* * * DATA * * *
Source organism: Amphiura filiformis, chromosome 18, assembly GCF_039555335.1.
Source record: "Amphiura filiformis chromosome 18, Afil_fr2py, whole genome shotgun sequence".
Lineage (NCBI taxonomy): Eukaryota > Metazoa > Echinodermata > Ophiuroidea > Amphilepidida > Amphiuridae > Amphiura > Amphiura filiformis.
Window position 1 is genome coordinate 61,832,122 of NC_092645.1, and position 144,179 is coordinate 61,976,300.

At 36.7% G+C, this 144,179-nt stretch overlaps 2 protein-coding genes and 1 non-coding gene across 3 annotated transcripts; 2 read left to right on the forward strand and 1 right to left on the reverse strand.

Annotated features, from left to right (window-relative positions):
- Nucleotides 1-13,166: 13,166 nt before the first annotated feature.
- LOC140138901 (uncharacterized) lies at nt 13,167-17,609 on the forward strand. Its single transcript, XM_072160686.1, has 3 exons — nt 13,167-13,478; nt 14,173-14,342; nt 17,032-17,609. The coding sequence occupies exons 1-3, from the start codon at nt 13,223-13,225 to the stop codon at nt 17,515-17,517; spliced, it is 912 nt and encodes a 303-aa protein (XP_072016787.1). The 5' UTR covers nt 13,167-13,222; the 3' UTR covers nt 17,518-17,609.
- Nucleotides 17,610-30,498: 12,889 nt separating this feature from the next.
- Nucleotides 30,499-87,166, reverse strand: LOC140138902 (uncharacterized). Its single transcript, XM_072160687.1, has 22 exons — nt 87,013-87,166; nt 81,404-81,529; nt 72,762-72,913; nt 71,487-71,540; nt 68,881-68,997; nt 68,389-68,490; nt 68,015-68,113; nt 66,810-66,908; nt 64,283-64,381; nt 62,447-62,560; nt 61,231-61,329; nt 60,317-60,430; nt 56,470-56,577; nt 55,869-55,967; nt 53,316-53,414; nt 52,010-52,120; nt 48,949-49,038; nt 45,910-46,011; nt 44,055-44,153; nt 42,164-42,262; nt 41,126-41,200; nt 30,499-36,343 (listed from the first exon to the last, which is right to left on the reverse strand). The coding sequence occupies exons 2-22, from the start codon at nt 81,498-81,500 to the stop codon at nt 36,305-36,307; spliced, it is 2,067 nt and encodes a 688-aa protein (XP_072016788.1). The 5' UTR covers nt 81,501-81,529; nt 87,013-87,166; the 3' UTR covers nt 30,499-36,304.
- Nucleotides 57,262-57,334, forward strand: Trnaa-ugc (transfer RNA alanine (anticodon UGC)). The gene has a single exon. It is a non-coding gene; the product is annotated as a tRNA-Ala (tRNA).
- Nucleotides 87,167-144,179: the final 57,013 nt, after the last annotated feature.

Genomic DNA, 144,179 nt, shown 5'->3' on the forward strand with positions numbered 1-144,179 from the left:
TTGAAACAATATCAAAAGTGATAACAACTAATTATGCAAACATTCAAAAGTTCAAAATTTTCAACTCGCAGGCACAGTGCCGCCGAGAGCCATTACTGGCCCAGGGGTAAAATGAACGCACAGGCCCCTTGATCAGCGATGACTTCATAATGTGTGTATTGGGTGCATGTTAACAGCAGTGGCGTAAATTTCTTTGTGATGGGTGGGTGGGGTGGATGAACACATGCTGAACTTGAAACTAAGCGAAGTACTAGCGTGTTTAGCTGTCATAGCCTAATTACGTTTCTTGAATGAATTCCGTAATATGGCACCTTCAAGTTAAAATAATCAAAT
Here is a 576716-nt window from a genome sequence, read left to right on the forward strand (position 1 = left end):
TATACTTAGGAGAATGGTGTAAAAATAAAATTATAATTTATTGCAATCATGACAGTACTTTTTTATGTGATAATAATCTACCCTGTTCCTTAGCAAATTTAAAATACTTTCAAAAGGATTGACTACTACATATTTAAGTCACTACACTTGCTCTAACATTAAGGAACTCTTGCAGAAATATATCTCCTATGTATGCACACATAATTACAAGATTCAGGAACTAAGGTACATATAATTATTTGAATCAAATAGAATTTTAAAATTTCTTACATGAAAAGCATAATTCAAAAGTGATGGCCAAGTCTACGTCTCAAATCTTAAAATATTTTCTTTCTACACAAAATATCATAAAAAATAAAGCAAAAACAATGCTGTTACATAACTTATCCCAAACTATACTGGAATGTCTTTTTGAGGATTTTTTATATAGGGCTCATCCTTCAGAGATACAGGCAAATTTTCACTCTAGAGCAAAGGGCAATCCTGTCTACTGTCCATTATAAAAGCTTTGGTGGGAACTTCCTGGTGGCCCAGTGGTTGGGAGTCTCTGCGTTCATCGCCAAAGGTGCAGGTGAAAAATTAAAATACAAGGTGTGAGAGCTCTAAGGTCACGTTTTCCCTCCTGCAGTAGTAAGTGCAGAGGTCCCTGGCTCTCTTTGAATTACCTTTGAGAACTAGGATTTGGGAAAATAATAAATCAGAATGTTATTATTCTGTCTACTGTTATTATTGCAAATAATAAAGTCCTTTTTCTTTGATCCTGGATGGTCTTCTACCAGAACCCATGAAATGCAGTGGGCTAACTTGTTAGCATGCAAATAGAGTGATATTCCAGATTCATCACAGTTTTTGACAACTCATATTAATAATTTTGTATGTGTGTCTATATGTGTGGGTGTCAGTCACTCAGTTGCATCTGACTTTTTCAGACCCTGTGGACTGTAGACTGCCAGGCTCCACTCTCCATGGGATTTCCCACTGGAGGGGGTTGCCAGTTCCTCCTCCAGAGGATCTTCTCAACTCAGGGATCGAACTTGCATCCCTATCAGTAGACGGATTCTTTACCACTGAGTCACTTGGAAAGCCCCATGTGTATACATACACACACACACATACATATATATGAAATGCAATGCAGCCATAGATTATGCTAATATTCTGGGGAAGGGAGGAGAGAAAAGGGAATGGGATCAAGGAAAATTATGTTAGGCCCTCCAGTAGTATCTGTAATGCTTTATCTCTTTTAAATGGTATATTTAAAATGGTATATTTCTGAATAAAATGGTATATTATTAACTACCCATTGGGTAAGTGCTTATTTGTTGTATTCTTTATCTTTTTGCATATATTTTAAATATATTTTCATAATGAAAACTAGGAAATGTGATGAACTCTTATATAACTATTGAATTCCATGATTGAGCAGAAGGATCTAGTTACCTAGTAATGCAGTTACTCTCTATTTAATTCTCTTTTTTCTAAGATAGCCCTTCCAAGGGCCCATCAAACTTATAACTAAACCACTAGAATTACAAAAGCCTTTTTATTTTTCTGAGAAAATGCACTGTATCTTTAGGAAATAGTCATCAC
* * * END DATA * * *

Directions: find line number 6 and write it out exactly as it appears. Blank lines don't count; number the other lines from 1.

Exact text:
Annotated features, from left to right (window-relative positions):